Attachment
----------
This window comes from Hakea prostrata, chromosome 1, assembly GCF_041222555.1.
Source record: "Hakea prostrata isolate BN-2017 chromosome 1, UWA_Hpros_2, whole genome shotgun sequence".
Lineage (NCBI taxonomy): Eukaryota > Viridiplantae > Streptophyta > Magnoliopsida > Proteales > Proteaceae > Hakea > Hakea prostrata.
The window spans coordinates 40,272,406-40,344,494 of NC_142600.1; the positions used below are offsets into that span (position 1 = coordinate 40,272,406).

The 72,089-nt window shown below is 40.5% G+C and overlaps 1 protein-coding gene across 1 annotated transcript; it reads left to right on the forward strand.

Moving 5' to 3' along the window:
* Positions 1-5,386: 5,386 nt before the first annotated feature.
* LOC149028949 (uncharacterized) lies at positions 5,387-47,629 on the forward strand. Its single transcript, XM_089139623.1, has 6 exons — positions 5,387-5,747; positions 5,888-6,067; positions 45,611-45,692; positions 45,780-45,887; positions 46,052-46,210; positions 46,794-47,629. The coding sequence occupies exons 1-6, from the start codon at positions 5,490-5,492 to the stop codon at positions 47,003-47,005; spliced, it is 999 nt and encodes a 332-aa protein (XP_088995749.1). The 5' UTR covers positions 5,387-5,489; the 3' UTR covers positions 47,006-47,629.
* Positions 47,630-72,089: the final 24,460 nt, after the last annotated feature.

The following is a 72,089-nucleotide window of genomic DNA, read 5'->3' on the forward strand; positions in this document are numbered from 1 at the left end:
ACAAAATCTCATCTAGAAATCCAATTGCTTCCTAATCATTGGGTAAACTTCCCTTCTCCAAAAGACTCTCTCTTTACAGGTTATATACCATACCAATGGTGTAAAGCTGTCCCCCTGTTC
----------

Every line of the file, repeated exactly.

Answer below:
This window comes from Hakea prostrata, chromosome 1, assembly GCF_041222555.1.
Source record: "Hakea prostrata isolate BN-2017 chromosome 1, UWA_Hpros_2, whole genome shotgun sequence".
Lineage (NCBI taxonomy): Eukaryota > Viridiplantae > Streptophyta > Magnoliopsida > Proteales > Proteaceae > Hakea > Hakea prostrata.
The window spans coordinates 40,272,406-40,344,494 of NC_142600.1; the positions used below are offsets into that span (position 1 = coordinate 40,272,406).

The 72,089-nt window shown below is 40.5% G+C and overlaps 1 protein-coding gene across 1 annotated transcript; it reads left to right on the forward strand.

Moving 5' to 3' along the window:
* Positions 1-5,386: 5,386 nt before the first annotated feature.
* LOC149028949 (uncharacterized) lies at positions 5,387-47,629 on the forward strand. Its single transcript, XM_089139623.1, has 6 exons — positions 5,387-5,747; positions 5,888-6,067; positions 45,611-45,692; positions 45,780-45,887; positions 46,052-46,210; positions 46,794-47,629. The coding sequence occupies exons 1-6, from the start codon at positions 5,490-5,492 to the stop codon at positions 47,003-47,005; spliced, it is 999 nt and encodes a 332-aa protein (XP_088995749.1). The 5' UTR covers positions 5,387-5,489; the 3' UTR covers positions 47,006-47,629.
* Positions 47,630-72,089: the final 24,460 nt, after the last annotated feature.

The following is a 72,089-nucleotide window of genomic DNA, read 5'->3' on the forward strand; positions in this document are numbered from 1 at the left end:
ACAAAATCTCATCTAGAAATCCAATTGCTTCCTAATCATTGGGTAAACTTCCCTTCTCCAAAAGACTCTCTCTTTACAGGTTATATACCATACCAATGGTGTAAAGCTGTCCCCCTGTTC